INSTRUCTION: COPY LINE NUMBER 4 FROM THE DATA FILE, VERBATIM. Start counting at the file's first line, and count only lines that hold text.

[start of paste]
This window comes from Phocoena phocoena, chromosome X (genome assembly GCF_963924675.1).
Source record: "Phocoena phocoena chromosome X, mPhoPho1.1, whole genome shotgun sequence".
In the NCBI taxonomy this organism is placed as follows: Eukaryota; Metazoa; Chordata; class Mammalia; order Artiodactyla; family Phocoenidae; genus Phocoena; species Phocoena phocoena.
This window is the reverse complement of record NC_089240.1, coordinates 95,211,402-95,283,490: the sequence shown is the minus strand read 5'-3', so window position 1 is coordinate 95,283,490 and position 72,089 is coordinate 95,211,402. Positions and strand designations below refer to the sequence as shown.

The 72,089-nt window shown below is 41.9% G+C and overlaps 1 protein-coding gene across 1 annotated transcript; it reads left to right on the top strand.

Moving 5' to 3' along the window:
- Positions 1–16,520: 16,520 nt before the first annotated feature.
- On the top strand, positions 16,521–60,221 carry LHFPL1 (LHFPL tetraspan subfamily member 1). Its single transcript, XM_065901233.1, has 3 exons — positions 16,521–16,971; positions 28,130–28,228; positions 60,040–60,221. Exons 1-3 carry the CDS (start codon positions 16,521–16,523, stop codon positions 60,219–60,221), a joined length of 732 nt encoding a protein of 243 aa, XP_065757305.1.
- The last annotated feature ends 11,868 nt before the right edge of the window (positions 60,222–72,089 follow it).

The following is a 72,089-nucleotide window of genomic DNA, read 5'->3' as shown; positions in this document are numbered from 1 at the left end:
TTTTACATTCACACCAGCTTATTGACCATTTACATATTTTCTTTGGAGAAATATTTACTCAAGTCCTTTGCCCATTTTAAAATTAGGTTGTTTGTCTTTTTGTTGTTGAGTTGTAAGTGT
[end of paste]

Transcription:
This window is the reverse complement of record NC_089240.1, coordinates 95,211,402-95,283,490: the sequence shown is the minus strand read 5'-3', so window position 1 is coordinate 95,283,490 and position 72,089 is coordinate 95,211,402. Positions and strand designations below refer to the sequence as shown.